Iraq’s top musicians play on despite unpaid wages

Iraqi National Symphony Orchestra conductor Mohammed Amin Ezzat leads musicians during a rehearsal at Baghdad's School of Music and Ballet. (AFP)
Updated 15 August 2018
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Iraq’s top musicians play on despite unpaid wages

In a dusty Baghdad dance studio, conductor Mohammed Amin Ezzat tries to fire up the musicians of Iraq’s National Symphony Orchestra, whose enthusiasm has been dampened by eight months without pay.
An aging air conditioner fights to beat back the summer heat in the cramped space at the capital’s School of Music and Ballet as the 57-year-old maestro leads the group through a rehearsal of Modest Mussorgsky’s “Night on Bald Mountain.”
The shaggy-haired Ezzat and the 40 musicians surrounding him are gearing up to perform at Baghdad’s National Theater on Saturday, but the group’s morale is at an all-time low.
The ensemble has lost more than half its members since the start of the year, when the government issued a directive barring state employees with two jobs from receiving two salaries.
The anti-corruption measure was suggested by the World Bank and should affect only about a third of the orchestra’s musicians, but because of delays in carrying out the reform wages have been withheld from the entire group.
“The orchestra is in great danger,” Ezzat said. “Some don’t have enough money to come, and others are disappointed by the impact of politics on the orchestra.”
Officially created in 1970 after several unsuccessful attempts, Iraq’s national orchestra has survived decades of upheaval.
It has survived wars, an invasion, a 12-year international embargo and a devastating three-year battle against Daesh militants, which came to an end last year.
But this may be the last straw for the outfit, a collateral victim of Iraq’s “war on corruption.”
“Not being paid for eight months has had a terrible psychological effect on the musicians, but we’ll continue to resist peacefully with our music,” said Ezzat, who became the orchestra’s first Iraqi conductor in 1989.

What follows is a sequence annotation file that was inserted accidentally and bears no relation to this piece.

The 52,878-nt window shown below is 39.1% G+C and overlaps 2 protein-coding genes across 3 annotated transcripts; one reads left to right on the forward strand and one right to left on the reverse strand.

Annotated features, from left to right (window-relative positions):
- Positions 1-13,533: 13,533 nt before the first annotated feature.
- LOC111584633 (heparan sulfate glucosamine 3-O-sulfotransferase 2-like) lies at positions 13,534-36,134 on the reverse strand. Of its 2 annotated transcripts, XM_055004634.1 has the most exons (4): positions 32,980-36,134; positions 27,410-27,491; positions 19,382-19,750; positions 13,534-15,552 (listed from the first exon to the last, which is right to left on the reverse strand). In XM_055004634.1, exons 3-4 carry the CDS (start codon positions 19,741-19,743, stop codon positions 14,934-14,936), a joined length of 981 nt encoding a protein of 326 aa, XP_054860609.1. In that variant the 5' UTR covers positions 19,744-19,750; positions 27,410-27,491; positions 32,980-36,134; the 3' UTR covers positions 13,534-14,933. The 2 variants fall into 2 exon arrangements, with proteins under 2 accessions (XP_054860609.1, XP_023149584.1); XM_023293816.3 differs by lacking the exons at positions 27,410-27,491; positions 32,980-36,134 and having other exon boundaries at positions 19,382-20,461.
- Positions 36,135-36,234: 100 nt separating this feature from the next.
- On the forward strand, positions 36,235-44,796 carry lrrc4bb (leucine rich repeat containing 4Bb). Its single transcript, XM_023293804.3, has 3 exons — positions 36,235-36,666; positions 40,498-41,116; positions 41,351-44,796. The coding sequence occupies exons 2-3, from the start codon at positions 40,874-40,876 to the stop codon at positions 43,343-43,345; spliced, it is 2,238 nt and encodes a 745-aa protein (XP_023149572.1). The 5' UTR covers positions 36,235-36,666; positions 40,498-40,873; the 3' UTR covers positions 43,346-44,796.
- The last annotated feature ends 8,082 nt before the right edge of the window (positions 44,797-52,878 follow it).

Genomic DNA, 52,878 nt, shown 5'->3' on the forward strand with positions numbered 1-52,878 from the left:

“We’re on the precipice but sure that we won’t jump.”
When all its salaries are tallied up — including the maestro’s $1,200 a month, peanuts for a major conductor — the orchestra costs the state about $85,000 (€73,000) a year.
The sum is a pittance compared to the exorbitant figures siphoned off by ministers and high officials who have either fled or been arrested.
The conductor, his daughter Noor, a timpanist, and his sons Hossam and Islam, who play the cello and viola respectively, have all been without a salary since January.
But according to Raed Allawi, the head of administrative affairs at Iraq’s Culture Ministry, there is no reason to panic — the wages will soon be paid.
“The Finance Ministry has asked for a regularization of contracts. Verification measures are underway and this explains the late payment of wages,” Allawi said.
“The orchestra is one of the country’s cultural showcases (and the ministry) respects its artists and their talent.”
For the symphony’s musicians, however, these are empty words they have heard already.
Saad Al-Dujaily, a professor of medicine and a flutist, thinks the measure is regressive. “I’ve been an obstetrician and a flute player since I was very young,” he said.
Because of the directive, the 57-year-old practitioner — who teaches at Baghdad’s Al-Nahrain University and plays in the national orchestra — is now entitled to only one salary.
“In Iraq, we’re proud to have more than one job, to have more than one love, to practice two professions with the same love and passion,” said Dujaily, who plans to continue with the orchestra to help preserve its quality.
Further along into the rehearsal, the studio’s electricity cuts, a common occurrence in a country plagued by power outages.